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Hoffmann, R. A wiki for the life sciences where authorship matters. Nature Genetics (2008)

Human cartilage gp-39, a major secretory product of articular chondrocytes and synovial cells, is a mammalian member of a chitinase protein family.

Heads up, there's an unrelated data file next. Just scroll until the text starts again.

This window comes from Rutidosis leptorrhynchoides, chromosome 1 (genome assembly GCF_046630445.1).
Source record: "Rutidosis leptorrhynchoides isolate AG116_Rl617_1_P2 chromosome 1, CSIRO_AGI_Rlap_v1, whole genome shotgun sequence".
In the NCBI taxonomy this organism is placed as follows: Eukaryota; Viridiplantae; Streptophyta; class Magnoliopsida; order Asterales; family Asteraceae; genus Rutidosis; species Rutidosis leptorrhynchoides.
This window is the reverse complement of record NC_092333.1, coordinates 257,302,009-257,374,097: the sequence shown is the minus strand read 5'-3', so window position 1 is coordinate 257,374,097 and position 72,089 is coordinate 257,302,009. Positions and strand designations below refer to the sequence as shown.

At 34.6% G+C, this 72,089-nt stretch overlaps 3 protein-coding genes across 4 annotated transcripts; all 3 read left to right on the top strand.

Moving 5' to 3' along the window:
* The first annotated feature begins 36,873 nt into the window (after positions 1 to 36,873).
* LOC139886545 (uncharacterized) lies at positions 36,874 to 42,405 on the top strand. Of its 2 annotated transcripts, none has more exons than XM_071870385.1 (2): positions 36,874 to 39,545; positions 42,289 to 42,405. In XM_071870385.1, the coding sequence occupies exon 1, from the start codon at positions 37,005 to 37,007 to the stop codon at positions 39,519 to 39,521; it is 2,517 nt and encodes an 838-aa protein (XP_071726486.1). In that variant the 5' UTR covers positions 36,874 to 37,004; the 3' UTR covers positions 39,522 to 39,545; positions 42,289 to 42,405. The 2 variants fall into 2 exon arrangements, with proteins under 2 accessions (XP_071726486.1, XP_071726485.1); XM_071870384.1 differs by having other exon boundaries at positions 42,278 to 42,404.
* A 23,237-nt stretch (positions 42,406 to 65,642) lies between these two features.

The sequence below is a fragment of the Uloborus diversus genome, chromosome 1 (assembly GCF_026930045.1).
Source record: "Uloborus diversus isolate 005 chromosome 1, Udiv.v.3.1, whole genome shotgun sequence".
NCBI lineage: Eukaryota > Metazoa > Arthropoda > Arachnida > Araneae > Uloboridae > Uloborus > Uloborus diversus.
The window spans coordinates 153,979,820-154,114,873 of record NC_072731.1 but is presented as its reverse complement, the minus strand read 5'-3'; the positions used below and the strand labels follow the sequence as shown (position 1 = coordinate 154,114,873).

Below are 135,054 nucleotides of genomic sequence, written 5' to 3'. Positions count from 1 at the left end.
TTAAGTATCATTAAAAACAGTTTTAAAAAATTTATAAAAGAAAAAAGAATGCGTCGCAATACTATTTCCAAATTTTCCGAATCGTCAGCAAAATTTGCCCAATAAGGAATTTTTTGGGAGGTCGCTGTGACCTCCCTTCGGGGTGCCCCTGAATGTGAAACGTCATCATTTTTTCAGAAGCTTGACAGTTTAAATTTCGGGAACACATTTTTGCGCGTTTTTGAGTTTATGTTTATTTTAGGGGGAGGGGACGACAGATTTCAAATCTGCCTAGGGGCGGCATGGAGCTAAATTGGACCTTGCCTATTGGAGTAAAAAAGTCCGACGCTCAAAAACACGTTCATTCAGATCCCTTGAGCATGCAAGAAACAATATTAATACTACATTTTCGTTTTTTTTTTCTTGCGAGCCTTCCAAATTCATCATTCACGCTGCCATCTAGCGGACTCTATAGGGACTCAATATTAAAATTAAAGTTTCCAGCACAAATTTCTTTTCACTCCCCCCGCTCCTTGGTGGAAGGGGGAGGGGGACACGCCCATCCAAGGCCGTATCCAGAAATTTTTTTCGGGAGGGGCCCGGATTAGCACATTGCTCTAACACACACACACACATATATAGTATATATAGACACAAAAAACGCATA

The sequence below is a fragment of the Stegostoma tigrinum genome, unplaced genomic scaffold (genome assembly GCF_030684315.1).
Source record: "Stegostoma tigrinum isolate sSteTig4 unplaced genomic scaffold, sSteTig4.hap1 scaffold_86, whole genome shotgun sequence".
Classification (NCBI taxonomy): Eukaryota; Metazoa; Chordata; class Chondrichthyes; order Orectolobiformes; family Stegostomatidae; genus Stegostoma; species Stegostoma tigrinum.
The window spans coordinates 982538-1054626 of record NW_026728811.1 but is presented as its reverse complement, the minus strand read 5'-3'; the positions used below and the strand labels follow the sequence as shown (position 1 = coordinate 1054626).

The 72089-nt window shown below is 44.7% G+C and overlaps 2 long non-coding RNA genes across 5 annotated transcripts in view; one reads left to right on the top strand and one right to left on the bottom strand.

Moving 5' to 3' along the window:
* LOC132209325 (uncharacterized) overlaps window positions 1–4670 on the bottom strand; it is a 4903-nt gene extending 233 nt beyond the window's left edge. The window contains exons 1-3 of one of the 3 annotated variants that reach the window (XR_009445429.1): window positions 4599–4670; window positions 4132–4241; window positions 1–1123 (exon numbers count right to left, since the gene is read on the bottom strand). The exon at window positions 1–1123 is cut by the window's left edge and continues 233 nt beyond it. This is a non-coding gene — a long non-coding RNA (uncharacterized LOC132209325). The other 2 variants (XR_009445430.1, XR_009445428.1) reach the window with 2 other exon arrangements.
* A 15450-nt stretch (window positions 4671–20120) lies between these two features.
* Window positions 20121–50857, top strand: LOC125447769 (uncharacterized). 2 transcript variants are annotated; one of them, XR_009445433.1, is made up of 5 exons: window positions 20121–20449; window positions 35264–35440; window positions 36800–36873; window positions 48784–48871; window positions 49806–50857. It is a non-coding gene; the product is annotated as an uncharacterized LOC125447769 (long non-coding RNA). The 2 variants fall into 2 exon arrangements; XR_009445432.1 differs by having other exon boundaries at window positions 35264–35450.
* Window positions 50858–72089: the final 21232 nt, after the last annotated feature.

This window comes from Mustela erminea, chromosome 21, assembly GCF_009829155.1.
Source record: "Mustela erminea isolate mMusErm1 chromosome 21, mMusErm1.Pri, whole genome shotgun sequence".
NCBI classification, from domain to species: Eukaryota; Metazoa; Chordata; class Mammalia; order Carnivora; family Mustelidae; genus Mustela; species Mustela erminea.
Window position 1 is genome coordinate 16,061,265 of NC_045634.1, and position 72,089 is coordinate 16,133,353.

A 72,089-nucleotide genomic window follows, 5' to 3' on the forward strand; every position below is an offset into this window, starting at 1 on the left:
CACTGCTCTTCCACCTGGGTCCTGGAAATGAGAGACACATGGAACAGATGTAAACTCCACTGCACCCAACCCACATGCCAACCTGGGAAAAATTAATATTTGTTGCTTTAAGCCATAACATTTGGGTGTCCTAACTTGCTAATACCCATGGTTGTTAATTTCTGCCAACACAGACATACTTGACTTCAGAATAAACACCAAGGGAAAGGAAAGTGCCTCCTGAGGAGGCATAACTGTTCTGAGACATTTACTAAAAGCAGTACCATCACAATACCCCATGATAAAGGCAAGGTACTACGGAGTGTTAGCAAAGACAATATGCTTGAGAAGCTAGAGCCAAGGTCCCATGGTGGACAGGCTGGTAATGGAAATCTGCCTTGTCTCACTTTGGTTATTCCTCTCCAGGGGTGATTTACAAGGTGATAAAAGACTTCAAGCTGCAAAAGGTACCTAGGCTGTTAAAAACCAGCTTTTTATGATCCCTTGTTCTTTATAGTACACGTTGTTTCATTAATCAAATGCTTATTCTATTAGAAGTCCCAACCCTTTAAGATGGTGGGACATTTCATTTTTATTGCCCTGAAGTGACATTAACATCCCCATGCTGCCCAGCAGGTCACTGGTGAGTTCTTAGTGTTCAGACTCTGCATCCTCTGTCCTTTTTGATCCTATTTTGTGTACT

One of the major secreted proteins of human articular chondrocytes in monolayer or explant culture and of synovial fibroblasts is a glycoprotein with an apparent molecular weight of approximately 39,000, referred to as human cartilage glycoprotein-39 (HC gp-39). The protein was purified, and its complete cDNA sequence was determined. It contained an open reading frame coding for a 383-amino acid long peptide. Comparison of the deduced amino acid sequence with known sequences revealed that HC gp-39 contained regions displaying significant homology with a group of bacterial and fungal chitinases and a similar enzyme found in the nematode, Brugia malayi. In addition significant homologies were observed with three mammalian secretory proteins of as yet unknown function, suggesting that a related protein family exists in mammals. The human protein does not possess any glycosidic activity against chitinase substrates, arguing against any function as an endoglycosidase with specificity for N-acetylglucosamine. Analysis by Northern blotting and by reverse transcription/polymerase chain reaction showed mRNA for HC gp-39 to be present in human articular chondrocytes as well is in liver, while mRNA was undetectable in muscle tissues, lung, pancreas, mononuclear cells, or fibroblasts. Neither the protein nor mRNA for HC gp-39 was detectable in normal newborn or adult human articular cartilage obtained at surgery, while mRNA for HC gp-39 was detectable both in synovial specimens and in cartilage obtained from patients with rheumatoid arthritis. These observations suggest that the expression of HC gp-39 may be related to a response of these cells to an altered tissue environment.[1]


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